Photo courtesy Rasheed Sulaiman V.
One obvious response is that “of course agriculture and health are different” and that has always been the justification behind public sector science in developing countries. But how valid is this argument really? The so-called Green Revolution worked well for maize, wheat and rice in the mid 20th century and where the target farmers had adequate access to land, fertilisers, water and credit. But on the whole these were not the poor farmers that needed help. And many in this category, perhaps most, did not benefit. Certainly the huge superstructure of the Consultative Group for International Research, the CGIAR system (established as the institutional heir to the Green Revolution), seems not to have produced much poverty alleviation since. Similarly, in health, HIV and malaria are the diseases that hit the headlines, but arguably to the detriment of other neglected diseases where the “science” may not be as exciting but where poverty-inducing impacts are probably at least as great. And even here there are many professional scientists who have spent whole careers in rich country-based laboratories (rarely if ever visiting the field) working on the aetiology of this or that parasite but with little of the resultant knowledge having any kind of impact on the poorest of the poor. In fact it is at least arguable that successful technology development for agriculture and health is not in principle dissimilar to that for industry. Though its required enterprise-led nature may not be so easy to achieve, surely we should be able to make a better attempt than we have so far.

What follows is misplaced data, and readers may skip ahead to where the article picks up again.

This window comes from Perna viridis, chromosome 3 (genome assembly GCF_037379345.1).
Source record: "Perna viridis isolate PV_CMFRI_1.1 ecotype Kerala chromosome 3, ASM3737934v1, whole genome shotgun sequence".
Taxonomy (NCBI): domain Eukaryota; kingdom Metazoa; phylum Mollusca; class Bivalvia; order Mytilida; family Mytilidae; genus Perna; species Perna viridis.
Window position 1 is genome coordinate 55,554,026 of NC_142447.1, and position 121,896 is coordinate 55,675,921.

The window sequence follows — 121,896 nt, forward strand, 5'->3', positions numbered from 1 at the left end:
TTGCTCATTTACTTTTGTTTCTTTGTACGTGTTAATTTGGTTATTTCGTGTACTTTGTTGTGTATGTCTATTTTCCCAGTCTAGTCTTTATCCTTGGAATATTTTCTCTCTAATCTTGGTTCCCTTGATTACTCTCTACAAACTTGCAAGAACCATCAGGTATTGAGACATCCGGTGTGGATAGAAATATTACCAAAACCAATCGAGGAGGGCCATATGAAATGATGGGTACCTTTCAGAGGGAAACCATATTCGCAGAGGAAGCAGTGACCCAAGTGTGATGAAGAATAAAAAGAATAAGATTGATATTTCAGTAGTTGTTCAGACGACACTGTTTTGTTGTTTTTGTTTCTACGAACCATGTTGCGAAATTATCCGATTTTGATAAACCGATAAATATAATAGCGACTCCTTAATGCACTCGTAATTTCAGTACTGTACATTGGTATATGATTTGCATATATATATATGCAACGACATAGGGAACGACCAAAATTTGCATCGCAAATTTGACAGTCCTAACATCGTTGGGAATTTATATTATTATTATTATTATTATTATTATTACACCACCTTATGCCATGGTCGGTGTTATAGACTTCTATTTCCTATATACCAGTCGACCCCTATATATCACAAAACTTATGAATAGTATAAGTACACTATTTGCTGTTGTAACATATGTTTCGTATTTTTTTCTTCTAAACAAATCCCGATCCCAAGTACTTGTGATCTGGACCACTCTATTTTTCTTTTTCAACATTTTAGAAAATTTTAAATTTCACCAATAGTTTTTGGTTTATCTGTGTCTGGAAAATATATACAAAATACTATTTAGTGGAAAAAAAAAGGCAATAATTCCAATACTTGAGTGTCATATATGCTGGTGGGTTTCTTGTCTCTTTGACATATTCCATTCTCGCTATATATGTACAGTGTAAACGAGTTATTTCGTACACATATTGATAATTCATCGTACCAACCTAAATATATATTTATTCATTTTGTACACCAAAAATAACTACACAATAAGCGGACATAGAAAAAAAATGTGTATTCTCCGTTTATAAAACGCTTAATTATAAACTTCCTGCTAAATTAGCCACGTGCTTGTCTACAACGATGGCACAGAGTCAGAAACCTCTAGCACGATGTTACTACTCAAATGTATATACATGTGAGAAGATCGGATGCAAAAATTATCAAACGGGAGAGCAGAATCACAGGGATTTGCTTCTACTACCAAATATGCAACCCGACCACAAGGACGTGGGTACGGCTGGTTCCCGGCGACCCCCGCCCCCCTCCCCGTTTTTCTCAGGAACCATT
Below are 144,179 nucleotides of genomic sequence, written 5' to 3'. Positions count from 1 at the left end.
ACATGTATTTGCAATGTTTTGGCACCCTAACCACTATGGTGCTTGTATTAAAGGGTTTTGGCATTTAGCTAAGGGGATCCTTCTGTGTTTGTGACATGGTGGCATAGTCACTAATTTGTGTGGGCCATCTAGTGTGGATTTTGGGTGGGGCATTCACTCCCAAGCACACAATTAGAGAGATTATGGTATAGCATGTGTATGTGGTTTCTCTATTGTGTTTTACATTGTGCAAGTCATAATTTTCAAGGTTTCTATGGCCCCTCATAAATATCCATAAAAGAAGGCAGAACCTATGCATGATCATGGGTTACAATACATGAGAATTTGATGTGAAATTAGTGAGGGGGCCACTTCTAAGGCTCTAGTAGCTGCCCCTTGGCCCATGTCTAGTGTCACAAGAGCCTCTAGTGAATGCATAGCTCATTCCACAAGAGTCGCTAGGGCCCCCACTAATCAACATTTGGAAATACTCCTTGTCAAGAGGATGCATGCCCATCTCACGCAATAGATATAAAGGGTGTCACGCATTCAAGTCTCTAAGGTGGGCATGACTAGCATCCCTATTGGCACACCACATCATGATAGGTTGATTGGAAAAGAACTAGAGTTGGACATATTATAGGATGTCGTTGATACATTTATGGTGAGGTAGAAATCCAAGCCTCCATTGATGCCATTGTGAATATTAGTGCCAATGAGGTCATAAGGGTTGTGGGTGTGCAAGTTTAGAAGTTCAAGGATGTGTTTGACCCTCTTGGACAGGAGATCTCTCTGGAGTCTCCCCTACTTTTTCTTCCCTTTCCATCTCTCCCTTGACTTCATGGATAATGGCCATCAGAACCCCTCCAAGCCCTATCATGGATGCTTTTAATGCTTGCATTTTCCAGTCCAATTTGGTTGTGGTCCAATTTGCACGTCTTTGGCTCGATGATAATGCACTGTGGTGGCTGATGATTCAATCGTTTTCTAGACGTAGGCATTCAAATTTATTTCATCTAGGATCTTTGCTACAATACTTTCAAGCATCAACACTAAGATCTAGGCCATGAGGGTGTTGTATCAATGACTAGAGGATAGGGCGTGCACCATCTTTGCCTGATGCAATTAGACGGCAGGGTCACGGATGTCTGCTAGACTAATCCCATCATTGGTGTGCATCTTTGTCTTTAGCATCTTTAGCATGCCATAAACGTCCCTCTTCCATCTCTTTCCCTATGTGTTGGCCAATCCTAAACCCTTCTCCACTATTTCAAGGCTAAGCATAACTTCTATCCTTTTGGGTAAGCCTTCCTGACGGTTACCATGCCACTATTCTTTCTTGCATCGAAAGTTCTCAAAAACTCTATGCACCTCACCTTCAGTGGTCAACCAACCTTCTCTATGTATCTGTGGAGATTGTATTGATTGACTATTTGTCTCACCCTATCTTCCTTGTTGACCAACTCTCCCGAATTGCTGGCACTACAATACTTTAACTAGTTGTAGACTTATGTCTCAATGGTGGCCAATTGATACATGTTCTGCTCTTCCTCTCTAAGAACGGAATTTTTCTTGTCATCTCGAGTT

Could it be that we have here a silent conspiracy of professional interests whose scientific work is justified on the basis of poverty reduction but who would be devastated if they were actually successful in these terms? Certainly the gap between science and society in poor countries is as wide as it ever was despite the growth of a recent literature that is critical in many of the above respects. Lip service is made to new concepts such as “innovation systems” or “participatory knowledge” and project proposals are often written in a new meta-language designed to give the appearance of delivering positive outcomes. But in practice not much has changed. Perhaps donors too are complicit since they are staffed by people who have been brought up with the same zeitgeist. And it would be too difficult and threatening to tear up established rule books on the mechanics of aid funding and try out new approaches.
But if the Sussex Manifesto were to be rewritten today I suggest that it would emphasise the need to see science in much more direct developmental terms. Projects would be funded only if they could ensure outcomes that genuinely make a difference to the welfare of the poorest of the poor. If they succeeded they would be reviewed and continued in some form. But if they failed they would be stopped at once. Public support for science in agriculture and health would be similarly bounded. Donors would be encouraged to take a similar approach such that the rather cosy client relationship that they currently appear to have with the public sector scientific community would become distanced and hopefully much more socially efficient. And the disciplines of the private sector would be encouraged and supported to a high degree. Rome, of course, was not built in a day. But when it finally came to fruition it lasted for centuries. Is it too much to expect something analogous for S&T and development capacities and practices?
Bell R.M. (2007). Technological Learning and the Development of Production and Innovative Capacities in the Industry and Infrastructure Sectors of the Least Developed Countries: What Roles for ODA?, A Paper prepared for UNCTAD Division for Africa, Least Developed Countries and Special Programmes
Sussex Group (1970). Science, Technology and Development: Proposals for the Second Development Decade, Report of the Advisory Committee on the Application of Science and Technology to Development, United Nations, Department of Economic and Social Affairs, New York, Document ST/ECA/133. 1 See Sussex Group (1970)